First, some quotes from storytelling gurus who are not writing specifically about children’s stories but about stories in general. Here we have Lena Dunham, who has no doubt noticed that female characters, like female people, are held to a higher standard when it comes to niceness:

“I sort of object to the notion that characters have to be likable. I don’t like most of my friends, I love them. And that’s the same way I feel about most of the characters I write. So often, women are sort of relegated to sassy best friend or ingenue or evil job-stealing biatch, and it’s really nice to work somewhere in the middle.

from Lena Dunham talking about Girls, quoted here.

Here’s John Yorke, from his book Into The Woods.

If it’s difficult to identify a protagonist then maybe the story is about more than one person (say East Enders of Robert Altman’s Short Cuts) but it will always be (at least when it’s working) the person the audience care about most.

But already we encounter difficulties. ‘Care’ is often translated as ‘like’, which is why so many writers are given the note (often by non-writing executives) ‘Can you make them nice?’ Frank Cottrell Boyce, a graduate of Brookside and one of Britain’s most successful screenwriters, puts it more forcibly than most: ‘Sympathy is like crack cocaine to industry execs. I’ve had at least one wonderful screenplay of mine maimed by a sympathy-skank. Yes, of course the audience has to relate to your characters, but they don’t need to approve of them. If characters are going to do something bad, Hollywood wants you to build in an excuse note.’

Next, Yorke talks about what another storywriting guru, John Truby, calls ‘psychological weakness’. This means: How is your character treating others badly? Apart from that, I don’t recall John Truby mentioning anywhere in Anatomy of Story the requirement that a main character be ‘nice’. That’s because it’s a non-requirement. John Yorke continues:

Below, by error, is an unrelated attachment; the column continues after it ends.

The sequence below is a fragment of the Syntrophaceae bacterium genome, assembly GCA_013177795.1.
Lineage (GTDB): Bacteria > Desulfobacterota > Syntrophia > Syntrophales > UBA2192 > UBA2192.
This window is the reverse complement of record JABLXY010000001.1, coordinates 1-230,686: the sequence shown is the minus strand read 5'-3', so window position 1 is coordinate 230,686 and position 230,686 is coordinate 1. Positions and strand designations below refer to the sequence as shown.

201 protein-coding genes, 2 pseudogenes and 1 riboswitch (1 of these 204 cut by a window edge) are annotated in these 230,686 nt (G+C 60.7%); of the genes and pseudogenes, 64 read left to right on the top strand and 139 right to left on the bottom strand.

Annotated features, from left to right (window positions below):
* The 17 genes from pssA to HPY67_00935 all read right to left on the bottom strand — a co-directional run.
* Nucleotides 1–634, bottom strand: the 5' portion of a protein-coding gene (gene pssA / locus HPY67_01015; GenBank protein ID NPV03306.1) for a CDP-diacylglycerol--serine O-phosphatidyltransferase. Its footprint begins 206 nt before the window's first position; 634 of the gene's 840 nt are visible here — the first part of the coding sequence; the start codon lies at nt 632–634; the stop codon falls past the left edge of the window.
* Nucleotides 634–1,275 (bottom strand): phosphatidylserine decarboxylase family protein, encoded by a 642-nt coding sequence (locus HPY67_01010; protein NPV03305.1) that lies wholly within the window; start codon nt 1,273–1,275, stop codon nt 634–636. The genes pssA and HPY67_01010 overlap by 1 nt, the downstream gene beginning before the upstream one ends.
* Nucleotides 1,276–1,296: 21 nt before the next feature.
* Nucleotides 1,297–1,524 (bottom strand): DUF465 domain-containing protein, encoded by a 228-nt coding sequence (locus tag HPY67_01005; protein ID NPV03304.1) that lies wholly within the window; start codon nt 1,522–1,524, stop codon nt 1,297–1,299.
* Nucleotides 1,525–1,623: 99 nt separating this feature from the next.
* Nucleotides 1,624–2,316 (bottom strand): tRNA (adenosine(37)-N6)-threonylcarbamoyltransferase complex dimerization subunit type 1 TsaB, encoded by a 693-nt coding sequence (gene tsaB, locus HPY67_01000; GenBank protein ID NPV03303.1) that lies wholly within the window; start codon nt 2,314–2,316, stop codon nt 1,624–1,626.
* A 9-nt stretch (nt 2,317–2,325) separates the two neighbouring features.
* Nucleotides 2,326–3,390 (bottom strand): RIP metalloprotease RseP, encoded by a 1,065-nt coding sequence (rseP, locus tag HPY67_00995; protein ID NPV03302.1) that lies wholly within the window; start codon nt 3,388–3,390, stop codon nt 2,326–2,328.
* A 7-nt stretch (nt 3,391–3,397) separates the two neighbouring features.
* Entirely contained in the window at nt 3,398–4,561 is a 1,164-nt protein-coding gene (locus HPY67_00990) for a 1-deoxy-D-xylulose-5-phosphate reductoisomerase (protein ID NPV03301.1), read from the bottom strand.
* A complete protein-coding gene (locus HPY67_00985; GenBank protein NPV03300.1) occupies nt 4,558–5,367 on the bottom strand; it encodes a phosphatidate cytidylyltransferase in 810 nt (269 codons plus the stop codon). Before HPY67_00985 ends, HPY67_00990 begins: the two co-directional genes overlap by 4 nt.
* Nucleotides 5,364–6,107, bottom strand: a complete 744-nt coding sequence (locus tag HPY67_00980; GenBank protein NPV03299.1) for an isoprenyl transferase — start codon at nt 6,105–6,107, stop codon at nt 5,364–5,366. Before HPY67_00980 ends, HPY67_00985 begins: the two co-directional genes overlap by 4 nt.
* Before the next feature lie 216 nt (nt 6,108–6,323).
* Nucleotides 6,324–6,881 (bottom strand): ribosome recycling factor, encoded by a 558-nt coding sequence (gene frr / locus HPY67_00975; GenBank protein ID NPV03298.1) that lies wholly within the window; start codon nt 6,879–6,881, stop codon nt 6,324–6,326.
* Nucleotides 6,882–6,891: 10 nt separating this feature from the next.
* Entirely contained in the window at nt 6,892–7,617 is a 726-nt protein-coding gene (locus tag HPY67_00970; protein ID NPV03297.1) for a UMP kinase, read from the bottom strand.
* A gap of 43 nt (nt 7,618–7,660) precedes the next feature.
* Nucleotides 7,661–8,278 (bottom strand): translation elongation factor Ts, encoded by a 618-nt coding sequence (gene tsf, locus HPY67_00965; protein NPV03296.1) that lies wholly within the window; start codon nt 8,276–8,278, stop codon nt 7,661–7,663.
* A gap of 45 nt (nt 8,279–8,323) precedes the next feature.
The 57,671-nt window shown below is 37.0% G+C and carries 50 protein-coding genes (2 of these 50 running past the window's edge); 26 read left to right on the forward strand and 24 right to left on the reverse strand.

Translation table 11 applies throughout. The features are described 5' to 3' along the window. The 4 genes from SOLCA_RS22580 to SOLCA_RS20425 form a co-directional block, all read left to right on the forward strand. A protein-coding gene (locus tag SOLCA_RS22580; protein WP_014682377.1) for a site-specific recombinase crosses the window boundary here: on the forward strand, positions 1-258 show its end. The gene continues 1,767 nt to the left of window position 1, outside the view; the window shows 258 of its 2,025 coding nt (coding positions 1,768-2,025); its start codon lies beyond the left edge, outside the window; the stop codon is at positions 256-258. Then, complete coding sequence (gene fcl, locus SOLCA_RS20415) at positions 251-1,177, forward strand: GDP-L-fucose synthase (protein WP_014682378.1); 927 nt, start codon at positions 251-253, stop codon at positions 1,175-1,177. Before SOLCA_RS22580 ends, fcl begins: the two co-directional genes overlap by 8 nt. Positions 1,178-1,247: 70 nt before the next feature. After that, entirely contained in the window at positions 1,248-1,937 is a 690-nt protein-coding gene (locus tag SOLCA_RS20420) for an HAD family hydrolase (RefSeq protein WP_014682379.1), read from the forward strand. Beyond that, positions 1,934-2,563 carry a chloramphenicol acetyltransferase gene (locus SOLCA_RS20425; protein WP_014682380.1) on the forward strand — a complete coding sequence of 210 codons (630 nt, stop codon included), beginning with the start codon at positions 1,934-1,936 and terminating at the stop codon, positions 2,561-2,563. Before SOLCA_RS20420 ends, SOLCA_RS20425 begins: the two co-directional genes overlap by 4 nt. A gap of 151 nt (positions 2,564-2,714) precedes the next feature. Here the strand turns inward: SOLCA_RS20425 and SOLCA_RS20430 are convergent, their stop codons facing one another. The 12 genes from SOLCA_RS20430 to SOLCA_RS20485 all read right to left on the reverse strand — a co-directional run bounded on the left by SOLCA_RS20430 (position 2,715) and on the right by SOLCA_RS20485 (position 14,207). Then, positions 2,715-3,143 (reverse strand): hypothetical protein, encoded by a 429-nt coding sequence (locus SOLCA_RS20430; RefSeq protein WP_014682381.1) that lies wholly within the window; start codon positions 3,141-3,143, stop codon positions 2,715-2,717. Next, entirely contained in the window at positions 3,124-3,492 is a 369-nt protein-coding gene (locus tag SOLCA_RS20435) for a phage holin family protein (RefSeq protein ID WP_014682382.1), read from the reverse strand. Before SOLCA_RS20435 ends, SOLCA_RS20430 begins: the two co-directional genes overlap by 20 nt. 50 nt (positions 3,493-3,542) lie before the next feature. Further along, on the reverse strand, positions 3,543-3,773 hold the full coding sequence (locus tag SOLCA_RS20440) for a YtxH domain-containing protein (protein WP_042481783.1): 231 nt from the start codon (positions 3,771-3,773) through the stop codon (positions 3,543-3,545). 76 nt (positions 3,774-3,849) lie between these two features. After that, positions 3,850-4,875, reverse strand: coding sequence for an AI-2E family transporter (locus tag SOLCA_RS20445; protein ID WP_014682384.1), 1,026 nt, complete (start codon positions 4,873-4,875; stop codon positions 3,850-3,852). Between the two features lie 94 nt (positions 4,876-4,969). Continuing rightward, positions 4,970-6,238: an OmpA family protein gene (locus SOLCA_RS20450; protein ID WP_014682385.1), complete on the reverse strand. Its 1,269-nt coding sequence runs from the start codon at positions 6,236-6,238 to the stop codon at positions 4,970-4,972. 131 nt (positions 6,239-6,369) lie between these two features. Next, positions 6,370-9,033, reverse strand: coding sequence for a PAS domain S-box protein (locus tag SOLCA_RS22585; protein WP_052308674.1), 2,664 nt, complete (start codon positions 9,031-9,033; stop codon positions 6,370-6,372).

We don’t like Satan in Paradise Lost — we love him. And we love him because he’s the perfect gleeful embodiment of evil. Niceness tends to kill characters — if there is nothing wrong with them, nothing to offend us, then there’s almost certainly nothing to attract our attention either. Much more interesting are the rough edges, the darkness — and we love these things because though we may not consciously want to admit it, they touch something deep inside us. If you play video games like Grand Theft Auto or Call of Duty: Modern Warfare (and millions do), then you occupy literal avatars that do little but kill, maim, destroy, or sleep with the obstacles in your path. We are capable of entering any kind of head. David Edgar justified his play about the Nazi architect Albert Speer by saying: ‘The awful truth — and it is awful, in both senses of the word — is that the response most great drama asks of us is neither “yes please” nor “no thanks” but “you too”? Or, in the cold light of dawn, “there but for the grace of God go I”.

The key to empathy, then, does not lie in manners or good behaviour. Nor does it lie, as is often claimed, in the understanding of motive. It’s certainly true that if we know why characters do what they do, we will love them more. However, that’s a symptom of empathy, not its root cause. It lies in its ability to access and bond with our unconscious. 

 

Robert McKee makes a distinction between empathy and sympathy, though I don’t personally find this distinction useful when it comes to creating a fictional character. However, he reassuringly agrees with John Yorke’s idea that the audience must bond with the audience on a deeper level:

The protagonist must be empathetic; he may or may not be sympathetic.